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Private firms’ cash holding decisions: The role of risk attitudes

Private firms’ cash holding decisions: The role of risk attitudes

Dear students, faculty and staff, Nazarbayev University Graduate School of Business invites you to Research Seminar “Private firms’ cash holding decisions: The role of risk attitudes” by Valerio Poti.


“In private firms, there is an incomplete separation of the finances of influential stakeholders, especially the controlling shareholders, from the finances of the firm. We therefore complement the traditional precautionary motive with an additional, novel precautionary motive that takes into account stakeholders’ risk attitudes. Under this motive, the firm-level demand for savings and cash-holding decisions are driven by determinants similar to those that drive the demand for savings by households and their holdings of cash. In our sample of private firms, this novel precautionary motive naturally complements or even supplants the traditional one”.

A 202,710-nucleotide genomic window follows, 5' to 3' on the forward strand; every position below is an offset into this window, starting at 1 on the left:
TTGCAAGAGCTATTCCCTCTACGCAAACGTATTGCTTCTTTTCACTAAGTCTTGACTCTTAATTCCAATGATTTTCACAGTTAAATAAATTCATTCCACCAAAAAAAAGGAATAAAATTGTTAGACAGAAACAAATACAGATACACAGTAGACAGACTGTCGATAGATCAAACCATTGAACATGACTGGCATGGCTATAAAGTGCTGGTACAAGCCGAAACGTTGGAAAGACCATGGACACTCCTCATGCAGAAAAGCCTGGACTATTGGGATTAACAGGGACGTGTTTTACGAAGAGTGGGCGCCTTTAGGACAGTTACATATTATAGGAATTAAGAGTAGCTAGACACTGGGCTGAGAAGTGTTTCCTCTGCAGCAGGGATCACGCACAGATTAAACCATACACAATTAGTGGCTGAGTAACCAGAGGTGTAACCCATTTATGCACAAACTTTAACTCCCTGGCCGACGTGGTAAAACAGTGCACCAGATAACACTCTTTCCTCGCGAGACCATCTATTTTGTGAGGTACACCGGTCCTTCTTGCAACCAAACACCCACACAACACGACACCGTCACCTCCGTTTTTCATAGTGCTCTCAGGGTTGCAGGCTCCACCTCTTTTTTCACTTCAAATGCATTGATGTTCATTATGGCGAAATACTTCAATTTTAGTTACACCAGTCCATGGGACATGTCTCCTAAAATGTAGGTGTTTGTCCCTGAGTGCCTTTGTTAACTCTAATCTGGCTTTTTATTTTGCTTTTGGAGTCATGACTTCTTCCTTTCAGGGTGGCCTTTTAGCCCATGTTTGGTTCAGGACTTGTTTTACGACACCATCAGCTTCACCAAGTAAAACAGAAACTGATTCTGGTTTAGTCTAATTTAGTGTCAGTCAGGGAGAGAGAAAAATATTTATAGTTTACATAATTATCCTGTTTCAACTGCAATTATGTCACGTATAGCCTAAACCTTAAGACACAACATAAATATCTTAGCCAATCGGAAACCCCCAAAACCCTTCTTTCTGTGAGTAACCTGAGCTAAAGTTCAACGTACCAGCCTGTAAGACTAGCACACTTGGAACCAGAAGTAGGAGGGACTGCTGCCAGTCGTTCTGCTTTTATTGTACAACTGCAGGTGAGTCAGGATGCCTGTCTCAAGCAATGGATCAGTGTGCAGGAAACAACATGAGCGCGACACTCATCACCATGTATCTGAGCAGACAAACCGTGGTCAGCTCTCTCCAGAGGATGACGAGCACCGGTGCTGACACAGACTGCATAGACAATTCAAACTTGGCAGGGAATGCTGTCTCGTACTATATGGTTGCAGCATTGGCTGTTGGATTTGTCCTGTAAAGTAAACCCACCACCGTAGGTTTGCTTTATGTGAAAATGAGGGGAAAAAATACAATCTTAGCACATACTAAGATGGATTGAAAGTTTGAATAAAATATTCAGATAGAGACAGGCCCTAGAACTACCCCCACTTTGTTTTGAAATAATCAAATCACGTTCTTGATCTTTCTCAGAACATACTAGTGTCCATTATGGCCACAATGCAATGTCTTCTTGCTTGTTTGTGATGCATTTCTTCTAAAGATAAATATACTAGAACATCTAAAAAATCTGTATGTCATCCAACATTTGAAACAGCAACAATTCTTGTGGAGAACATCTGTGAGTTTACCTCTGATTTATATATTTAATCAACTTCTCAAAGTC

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Tuesday, October 11, 2016




Block C-3/new GSB/GSPP Building, 3rd floor, Room 3037


Valerio Poti

Professor of Finance

Valerio is Professor of Finance in the Business School of University College Dublin, where he teaches portfolio and risk management as well as MBA corporate finance. He was previously in Dublin City University, where he taught courses on quantitative finance and risk modelling, led the development of the renewed M.Sc. in Finance and was head of Economics, Finance and Entrepreneurship. He graduated in Banking and Finance from Bocconi University Milan, gained a PhD in Finance from Trinity College Dublin, and subsequently conducted post-doctoral research in the Finance department of New York University Stern, working with Professor Richard Levich. His research interests include asset pricing, performance attribution, market efficiency, behavioural finance, financial econometrics. His papers have been published or are forthcoming in International peer reviewed journals such as Management Science, the International Journal of Forecasting, the Journal of Banking and Finance, the Journal of International Money and Finance, European Financial Management, and he has contributed to practitioner-oriented books on portfolio and risk management. He also engages in consulting activities on risk and performance attribution and on issues related to the usage of derivatives to generate economic value. In the past, he taught International Finance at Queen’s University Belfast and, before moving to academia, he worked as an equity option market maker on the Milan derivatives exchange and was the head of the Financial Engineering desk of the Dublin subsidiary of Banca Monte dei Paschi di Siena.